In 'Wonder and Skepticism', Skeptical Enquirer (Jan-Feb 1995), 19, No. 1.
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In the case of those solids, whether of earth, or rock, which enclose on all sides and contain crystals, selenites, marcasites, plants and their parts, bones and the shells of animals, and other bodies of this kind which are possessed of a smooth surface, these same bodies had already become hard at the time when the matter of the earth and rock containing them was still fluid. And not only did the earth and rock not produce the bodies contained in them, but they did not even exist as such when those bodies were produced in them.
The Prodromus of Nicolaus Steno's Dissertation Concerning a Solid Body enclosed by Process of Nature within a Solid (1669), trans. J. G. Winter (1916), 218.
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In the whole of geophysics there is probably hardly another law of such clarity and reliability as this—that there are two preferential levels for the world’s surface which occur in alternation side by side and are represented by the continents and the ocean floors, respectively. It is therefore very surprising that scarcely anyone has tried to explain this law.
In The Origins of Continents and Oceans (4th ed. 1929), trans. John Biram (1966), 37.
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In war, science has proven itself an evil genius; it has made war more terrible than it ever was before. Man used to be content to slaughter his fellowmen on a single plane—the earth’s surface. Science has taught him to go down into the water and shoot up from below and to go up into the clouds and shoot down from above, thus making the battlefield three times a bloody as it was before; but science does not teach brotherly love. Science has made war so hellish that civilization was about to commit suicide; and now we are told that newly discovered instruments of destruction will make the cruelties of the late war seem trivial in comparison with the cruelties of wars that may come in the future.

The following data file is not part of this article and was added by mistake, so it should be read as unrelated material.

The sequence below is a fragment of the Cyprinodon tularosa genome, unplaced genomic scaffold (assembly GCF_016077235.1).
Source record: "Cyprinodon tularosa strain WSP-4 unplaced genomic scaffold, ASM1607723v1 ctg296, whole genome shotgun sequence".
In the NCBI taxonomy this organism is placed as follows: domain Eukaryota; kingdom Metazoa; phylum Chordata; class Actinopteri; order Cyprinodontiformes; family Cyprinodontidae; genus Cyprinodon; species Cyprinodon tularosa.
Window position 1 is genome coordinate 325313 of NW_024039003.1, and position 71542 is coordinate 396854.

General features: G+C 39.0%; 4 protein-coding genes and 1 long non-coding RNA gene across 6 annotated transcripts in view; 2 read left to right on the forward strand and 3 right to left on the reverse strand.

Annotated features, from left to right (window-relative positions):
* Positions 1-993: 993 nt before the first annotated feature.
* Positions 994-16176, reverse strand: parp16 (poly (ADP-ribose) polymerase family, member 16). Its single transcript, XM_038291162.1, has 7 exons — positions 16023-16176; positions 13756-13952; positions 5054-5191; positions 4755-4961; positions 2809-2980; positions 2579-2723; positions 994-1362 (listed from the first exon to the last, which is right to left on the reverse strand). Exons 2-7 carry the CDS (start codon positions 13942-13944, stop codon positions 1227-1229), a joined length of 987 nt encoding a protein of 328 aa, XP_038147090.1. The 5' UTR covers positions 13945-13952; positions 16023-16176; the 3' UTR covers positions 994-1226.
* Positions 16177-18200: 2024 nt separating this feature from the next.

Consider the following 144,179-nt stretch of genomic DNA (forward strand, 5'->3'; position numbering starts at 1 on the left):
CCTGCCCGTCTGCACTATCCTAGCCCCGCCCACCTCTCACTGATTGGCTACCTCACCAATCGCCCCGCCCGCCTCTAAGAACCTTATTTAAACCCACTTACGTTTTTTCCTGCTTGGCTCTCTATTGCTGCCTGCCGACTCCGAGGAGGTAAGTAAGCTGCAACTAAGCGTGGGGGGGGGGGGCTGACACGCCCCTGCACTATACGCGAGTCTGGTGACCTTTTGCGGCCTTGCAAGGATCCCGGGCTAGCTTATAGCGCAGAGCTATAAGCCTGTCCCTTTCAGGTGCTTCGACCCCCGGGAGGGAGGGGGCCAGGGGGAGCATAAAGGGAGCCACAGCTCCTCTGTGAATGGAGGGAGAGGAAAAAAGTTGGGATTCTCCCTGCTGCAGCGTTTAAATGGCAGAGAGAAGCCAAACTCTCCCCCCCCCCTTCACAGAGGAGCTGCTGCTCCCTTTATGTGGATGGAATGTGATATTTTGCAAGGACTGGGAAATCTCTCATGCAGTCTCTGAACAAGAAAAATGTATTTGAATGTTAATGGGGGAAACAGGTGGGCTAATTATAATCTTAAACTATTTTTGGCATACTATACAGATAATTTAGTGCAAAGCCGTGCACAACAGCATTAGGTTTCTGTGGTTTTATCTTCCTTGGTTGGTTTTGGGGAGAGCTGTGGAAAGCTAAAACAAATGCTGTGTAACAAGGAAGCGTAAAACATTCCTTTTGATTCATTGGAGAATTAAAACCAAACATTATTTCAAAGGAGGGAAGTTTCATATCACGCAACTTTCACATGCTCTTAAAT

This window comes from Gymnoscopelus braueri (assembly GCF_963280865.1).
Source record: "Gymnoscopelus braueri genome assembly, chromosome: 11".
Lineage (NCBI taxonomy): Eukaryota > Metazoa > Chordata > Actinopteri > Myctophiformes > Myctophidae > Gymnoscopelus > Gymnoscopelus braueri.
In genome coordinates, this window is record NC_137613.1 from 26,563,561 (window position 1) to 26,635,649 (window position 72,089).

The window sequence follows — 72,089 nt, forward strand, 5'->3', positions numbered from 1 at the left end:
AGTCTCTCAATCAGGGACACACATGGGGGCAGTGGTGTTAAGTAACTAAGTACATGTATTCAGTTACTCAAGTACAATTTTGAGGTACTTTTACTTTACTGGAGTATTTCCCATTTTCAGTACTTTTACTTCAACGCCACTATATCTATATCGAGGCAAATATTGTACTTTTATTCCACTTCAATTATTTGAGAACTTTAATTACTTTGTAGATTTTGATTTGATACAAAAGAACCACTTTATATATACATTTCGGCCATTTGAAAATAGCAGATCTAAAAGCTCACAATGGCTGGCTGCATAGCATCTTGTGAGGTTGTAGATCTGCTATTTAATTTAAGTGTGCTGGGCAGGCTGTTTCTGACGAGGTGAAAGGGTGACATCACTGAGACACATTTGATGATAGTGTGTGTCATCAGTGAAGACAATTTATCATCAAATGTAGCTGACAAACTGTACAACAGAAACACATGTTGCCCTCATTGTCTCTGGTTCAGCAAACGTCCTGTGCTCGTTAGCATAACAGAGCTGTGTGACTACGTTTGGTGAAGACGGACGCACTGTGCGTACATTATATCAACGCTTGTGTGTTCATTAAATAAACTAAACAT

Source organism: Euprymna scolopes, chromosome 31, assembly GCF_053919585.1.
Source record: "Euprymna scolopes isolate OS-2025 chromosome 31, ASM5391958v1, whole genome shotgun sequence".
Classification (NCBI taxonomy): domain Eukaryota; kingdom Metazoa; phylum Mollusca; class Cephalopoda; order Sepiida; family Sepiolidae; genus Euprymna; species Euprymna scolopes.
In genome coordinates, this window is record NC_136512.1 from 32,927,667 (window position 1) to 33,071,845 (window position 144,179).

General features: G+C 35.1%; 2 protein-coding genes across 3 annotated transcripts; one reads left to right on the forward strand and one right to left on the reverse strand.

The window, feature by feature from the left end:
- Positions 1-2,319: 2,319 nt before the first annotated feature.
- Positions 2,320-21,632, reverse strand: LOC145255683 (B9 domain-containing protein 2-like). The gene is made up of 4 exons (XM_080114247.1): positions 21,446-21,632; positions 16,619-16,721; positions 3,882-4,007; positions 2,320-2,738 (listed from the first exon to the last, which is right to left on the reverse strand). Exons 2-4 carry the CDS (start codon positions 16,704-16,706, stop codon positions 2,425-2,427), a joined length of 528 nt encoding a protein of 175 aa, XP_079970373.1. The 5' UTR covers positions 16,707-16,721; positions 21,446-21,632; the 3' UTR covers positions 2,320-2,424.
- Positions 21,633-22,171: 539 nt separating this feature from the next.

Proposed summation written for the Scopes Monkey Trial (1925), in Genevieve Forbes Herrick and John Origen Herrick, The Life of William Jennings Bryan (1925), 405. This speech was prepared for delivery at the trial, but was never heard there, as both sides mutually agreed to forego arguments to the jury.
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Men are weak now, and yet they transform the Earth's surface. In millions of years their might will increase to the extent that they will change the surface of the Earth, its oceans, the atmosphere, and themselves. They will control the climate and the Solar System just as they control the Earth. They will travel beyond the limits of our planetary system; they will reach other Suns, and use their fresh energy instead of the energy of their dying luminary.
In Plan of Space Exploration (1926). Quote as translated in Vitaliĭ Ivanovich Sevastʹi︠a︡nov, ‎Arkadiĭ Dmitrievich Ursul, ‎I︠U︡riĭ Andreevich Shkolenko, The Universe and Civilisation (1981), 104.
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Ninety-nine and nine-tenths of the earth’s volume must forever remain invisible and untouchable. Because more than 97 per cent of it is too hot to crystallize, its body is extremely weak. The crust, being so thin, must bend, if, over wide areas, it becomes loaded with glacial ice, ocean water or deposits of sand and mud. It must bend in the opposite sense if widely extended loads of such material be removed. This accounts for … the origin of chains of high mountains … and the rise of lava to the earth’s surface.
Presidential speech to the Geological Society of America at Cambridge, Mass. (1932). As quoted in New York Times (20 Sep 1957), 23. Also summarized in Popular Mechanics (Apr 1933), 513.